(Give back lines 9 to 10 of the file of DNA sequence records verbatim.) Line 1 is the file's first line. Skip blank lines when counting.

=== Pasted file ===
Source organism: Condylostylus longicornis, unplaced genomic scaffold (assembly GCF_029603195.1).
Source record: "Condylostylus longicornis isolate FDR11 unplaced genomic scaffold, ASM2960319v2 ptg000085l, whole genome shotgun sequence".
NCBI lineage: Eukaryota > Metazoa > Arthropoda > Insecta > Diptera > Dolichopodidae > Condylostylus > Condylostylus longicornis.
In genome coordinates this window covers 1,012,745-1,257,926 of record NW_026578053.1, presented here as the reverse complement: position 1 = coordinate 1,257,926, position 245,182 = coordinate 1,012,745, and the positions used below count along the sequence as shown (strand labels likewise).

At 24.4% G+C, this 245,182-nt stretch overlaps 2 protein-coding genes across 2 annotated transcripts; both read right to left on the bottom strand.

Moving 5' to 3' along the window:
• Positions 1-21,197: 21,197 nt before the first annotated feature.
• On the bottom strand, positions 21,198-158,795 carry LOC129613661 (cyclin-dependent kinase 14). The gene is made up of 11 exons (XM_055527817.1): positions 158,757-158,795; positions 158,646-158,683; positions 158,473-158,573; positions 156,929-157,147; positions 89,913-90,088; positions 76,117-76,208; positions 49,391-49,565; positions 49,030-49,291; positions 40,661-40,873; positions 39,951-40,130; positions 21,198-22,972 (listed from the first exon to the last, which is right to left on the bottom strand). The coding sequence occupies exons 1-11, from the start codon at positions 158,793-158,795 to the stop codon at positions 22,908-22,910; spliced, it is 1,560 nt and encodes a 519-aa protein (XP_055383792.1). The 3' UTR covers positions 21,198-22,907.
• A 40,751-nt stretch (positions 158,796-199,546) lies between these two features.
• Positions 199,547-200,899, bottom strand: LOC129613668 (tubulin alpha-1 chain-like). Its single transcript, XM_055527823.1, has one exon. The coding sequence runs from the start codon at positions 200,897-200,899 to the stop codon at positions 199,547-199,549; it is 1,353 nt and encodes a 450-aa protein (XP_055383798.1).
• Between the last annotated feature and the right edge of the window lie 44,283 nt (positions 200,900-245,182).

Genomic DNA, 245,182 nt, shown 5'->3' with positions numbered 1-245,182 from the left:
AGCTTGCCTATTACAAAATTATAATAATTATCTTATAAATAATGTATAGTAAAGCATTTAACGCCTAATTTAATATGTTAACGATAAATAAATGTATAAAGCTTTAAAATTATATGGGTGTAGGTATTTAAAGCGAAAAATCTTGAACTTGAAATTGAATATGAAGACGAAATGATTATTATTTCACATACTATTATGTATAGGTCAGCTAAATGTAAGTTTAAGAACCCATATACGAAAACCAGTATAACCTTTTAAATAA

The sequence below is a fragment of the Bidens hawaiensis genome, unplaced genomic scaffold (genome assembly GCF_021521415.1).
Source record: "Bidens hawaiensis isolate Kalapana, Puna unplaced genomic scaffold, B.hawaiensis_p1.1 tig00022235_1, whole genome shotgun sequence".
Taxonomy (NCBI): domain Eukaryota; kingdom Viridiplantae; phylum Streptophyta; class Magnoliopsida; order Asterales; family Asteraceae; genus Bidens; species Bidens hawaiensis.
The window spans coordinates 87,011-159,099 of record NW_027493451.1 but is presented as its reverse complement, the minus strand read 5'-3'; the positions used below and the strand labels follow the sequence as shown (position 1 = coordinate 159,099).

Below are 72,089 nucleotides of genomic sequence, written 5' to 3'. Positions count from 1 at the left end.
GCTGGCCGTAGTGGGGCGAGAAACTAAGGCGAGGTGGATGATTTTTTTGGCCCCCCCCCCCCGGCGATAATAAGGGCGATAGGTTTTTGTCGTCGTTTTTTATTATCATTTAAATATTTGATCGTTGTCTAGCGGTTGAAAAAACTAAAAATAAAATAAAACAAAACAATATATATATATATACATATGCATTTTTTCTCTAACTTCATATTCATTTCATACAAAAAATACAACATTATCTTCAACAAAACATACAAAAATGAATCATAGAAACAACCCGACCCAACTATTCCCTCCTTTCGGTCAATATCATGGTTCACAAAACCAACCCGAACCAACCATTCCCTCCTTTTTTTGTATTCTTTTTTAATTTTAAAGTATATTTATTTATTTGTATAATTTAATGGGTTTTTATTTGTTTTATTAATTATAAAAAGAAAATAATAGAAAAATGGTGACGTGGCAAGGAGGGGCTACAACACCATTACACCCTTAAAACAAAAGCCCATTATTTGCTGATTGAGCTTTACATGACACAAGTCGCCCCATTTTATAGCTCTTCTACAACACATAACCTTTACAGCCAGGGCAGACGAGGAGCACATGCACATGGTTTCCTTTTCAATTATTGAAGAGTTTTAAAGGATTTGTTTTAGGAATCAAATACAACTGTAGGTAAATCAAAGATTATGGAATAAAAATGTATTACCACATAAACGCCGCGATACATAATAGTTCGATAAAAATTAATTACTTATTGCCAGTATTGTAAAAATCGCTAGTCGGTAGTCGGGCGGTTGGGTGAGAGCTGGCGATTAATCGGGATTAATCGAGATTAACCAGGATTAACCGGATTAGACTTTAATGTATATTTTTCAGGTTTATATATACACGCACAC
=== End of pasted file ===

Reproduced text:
• A 40,751-nt stretch (positions 158,796-199,546) lies between these two features.
• Positions 199,547-200,899, bottom strand: LOC129613668 (tubulin alpha-1 chain-like). Its single transcript, XM_055527823.1, has one exon. The coding sequence runs from the start codon at positions 200,897-200,899 to the stop codon at positions 199,547-199,549; it is 1,353 nt and encodes a 450-aa protein (XP_055383798.1).